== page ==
Fanaticism, as a psychic perversion, threatens everyone’s soul because it is not limited to the religious field, even if it always combines a will to power and a psychologically “religious” absolutization.
It can appear in atheists as well as in believers, progressives as well as conservatives. It is rooted in stress and arrogance.
It is the anxiety of feeling that those notions to which he was accustomed, and thanks to which one identified oneself are under threat.
It is also a sentiment of arrogance; one belongs to the small number of the elite, who therefore have the right to reject and punish those considered responsible for these disturbances.
The fanatic often suffers from the psychosis of conspiracy!
In fact, a form of desperate arrogance can lead anyone to believe that one is the only one who lives in the truth, a truth that he absoluteizes and possesses. Anyone who disagrees with that person is the instrument of devil.
If you are different from me, that means you want me dead! The fanatic is often an uncertain, restless, disorganized being who balances thanks to a quasi incestuous attachment to his truth.
One wants to see only feuds, the neurosis of “small differences,” term was coined by Sigmund Freud; one considers that one who disagrees with the other on one point, even a minor one, is wrong in everything and for everything.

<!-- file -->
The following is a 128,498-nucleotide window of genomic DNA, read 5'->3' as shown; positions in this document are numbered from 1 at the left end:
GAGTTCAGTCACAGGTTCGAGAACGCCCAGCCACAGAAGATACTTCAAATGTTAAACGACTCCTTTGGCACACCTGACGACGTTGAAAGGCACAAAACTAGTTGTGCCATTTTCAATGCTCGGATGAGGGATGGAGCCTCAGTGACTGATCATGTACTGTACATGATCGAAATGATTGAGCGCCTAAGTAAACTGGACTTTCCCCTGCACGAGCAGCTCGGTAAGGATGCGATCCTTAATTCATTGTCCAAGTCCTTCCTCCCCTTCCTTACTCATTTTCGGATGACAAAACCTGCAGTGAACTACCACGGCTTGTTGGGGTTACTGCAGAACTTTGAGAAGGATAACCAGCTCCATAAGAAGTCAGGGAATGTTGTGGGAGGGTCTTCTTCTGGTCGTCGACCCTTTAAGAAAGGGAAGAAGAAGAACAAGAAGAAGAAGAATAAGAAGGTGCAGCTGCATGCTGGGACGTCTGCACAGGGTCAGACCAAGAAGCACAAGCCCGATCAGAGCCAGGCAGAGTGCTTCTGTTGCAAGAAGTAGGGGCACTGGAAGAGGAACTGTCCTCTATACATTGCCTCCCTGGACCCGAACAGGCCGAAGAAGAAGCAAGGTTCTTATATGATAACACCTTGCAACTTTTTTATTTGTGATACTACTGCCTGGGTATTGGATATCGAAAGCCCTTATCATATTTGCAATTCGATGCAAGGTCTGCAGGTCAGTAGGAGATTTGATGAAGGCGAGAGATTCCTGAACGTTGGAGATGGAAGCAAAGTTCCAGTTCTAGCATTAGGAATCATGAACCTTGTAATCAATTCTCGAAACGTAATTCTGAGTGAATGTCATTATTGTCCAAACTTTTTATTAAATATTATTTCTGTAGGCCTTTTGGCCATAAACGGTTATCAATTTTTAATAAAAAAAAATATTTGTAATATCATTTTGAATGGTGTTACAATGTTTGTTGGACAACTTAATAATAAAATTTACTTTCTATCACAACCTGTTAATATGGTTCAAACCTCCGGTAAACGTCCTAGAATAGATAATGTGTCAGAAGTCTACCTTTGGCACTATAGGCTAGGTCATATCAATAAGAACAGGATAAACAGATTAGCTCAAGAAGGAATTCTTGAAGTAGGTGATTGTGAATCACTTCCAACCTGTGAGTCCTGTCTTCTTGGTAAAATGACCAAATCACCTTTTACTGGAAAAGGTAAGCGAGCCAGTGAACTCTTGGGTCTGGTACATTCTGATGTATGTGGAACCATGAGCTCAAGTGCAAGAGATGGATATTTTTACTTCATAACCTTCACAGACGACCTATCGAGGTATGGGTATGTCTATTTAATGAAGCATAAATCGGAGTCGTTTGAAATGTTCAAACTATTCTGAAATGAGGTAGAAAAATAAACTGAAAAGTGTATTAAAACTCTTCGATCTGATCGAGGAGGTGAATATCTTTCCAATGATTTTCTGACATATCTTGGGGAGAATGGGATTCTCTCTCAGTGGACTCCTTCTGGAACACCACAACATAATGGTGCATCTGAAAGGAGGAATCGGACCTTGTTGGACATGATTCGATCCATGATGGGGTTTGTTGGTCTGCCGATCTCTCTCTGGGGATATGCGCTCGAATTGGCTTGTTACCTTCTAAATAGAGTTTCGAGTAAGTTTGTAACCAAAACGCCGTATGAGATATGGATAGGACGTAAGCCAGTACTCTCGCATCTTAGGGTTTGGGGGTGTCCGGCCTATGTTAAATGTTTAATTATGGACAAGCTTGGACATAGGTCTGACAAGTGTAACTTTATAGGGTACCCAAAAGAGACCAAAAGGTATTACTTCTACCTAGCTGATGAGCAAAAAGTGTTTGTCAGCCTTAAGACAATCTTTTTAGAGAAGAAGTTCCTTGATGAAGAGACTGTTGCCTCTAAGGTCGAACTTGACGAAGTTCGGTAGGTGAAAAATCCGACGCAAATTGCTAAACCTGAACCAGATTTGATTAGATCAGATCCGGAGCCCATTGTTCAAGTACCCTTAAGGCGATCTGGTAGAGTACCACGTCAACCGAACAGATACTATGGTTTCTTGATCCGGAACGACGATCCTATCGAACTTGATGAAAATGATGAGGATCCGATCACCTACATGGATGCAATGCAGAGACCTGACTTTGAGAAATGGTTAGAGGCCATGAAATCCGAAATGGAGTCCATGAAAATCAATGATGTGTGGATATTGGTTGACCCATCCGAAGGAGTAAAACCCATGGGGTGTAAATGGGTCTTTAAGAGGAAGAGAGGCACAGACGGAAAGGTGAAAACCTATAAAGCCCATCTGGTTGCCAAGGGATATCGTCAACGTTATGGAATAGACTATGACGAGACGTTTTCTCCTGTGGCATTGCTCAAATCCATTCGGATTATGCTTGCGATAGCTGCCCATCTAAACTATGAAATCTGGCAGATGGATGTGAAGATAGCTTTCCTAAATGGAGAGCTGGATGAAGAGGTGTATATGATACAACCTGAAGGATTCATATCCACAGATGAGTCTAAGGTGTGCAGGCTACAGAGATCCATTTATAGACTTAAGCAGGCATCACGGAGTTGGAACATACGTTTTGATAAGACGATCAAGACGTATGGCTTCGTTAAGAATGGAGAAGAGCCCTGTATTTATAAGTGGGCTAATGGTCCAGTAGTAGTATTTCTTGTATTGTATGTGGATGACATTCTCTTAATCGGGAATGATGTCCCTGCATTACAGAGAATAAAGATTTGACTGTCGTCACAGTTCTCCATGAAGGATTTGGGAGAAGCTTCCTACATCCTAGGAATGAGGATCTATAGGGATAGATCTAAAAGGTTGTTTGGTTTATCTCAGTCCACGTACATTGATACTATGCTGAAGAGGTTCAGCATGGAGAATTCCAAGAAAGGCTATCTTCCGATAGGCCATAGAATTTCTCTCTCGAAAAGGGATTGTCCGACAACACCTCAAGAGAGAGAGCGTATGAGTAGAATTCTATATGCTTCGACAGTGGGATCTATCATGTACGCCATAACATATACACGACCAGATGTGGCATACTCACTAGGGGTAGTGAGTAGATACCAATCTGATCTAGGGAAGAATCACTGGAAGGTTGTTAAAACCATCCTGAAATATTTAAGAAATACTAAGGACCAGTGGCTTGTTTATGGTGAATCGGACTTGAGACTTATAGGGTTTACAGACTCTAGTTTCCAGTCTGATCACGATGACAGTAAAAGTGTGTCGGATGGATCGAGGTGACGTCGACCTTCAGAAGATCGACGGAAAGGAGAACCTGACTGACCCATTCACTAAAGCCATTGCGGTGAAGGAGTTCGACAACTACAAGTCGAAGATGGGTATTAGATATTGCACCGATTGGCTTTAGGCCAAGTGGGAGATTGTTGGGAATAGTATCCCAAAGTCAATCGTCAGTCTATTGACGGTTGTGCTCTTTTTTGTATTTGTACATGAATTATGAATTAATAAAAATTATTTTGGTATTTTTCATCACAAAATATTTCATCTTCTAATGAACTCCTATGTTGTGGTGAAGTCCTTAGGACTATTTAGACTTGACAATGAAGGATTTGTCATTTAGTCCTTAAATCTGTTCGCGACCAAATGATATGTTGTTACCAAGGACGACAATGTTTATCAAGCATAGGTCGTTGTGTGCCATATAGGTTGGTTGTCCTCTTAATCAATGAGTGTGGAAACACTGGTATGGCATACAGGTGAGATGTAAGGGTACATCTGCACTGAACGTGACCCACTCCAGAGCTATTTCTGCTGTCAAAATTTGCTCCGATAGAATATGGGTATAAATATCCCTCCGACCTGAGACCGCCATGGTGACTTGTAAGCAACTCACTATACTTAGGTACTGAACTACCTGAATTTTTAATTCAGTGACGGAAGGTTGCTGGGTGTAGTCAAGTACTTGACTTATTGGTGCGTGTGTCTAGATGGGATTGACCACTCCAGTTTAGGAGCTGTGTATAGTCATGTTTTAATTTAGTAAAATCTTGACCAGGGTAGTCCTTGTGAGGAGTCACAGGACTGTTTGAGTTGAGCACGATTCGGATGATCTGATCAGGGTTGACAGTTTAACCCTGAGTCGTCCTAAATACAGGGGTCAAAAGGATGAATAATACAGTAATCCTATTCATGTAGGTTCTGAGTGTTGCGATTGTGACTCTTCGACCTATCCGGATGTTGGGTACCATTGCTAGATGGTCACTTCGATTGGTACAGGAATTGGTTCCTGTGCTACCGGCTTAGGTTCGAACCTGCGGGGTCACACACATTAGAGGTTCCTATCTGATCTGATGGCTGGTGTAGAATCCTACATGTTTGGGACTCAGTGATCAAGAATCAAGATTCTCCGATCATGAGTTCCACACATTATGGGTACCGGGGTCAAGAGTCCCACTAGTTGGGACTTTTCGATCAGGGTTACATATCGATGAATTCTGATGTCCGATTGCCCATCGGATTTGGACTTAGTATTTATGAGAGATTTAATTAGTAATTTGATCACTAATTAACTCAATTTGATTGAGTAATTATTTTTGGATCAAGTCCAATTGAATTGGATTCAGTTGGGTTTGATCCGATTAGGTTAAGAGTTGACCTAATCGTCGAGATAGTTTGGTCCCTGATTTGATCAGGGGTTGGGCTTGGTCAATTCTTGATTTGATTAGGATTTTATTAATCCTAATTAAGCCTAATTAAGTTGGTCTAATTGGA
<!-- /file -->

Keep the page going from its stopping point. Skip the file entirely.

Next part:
One is unable to get into the otherness, to understand the other a little, to accept that one may be right, even in part. Some words, which one ignores their true meaning, make that person maniac.
As long as you utter these words, the person will exclude you, attach a label to you, throw you in a drawer (Trotsky would say: “In the ash heap of history”) as a heretic, deviant, modernist or reactionary!
We know that the Holy Spirit works everywhere, that words cannot possess the truth, because things are the only thing one possesses while our God is the fullness of personal existence.
This ever-present God, the Inaccessible, and always here, the Crucified One, is revealed to us precisely in the free encounter of faith.
A personal revelation that makes us discover the other as a person, whom I have to respect, maybe even love, in the otherness.
And if the difference seems irreconcilable, let it become the place of prayer, not of war! Sure, one would say, but the Church, throughout its history, has not ceased to reject, to exclude, to excommunicate those considered to be deviant.
At this point, we must put it correctly: we are building a house with the doors open for all humankind, the new Jerusalem, the Kingdom.
If some workers refuse or jeopardize the design of the house, we must find out and ask them not to work with us anymore. But the house will be for them too, of course!
In the meantime, the true believer in Christ, who must love even one’s enemies, primarily seeks to find the best qualities of each one and all these points of convergence. This is the key to the ecumenical as well as the interfaith dialogue.
The Ecumenical Patriarch sets Christ’s love: “Do not be overcome by evil, but overcome evil with good” against the religious hatred, which in fact turned into hate against religion, the war that is fought for religion, as stated in the 1994 Bosphorus Declaration.
Olivier Clément, “The truth will liberate us” – Conversations with Ecumenical Patriarch Bartholomew I, Akritas Editions, p. 247-249.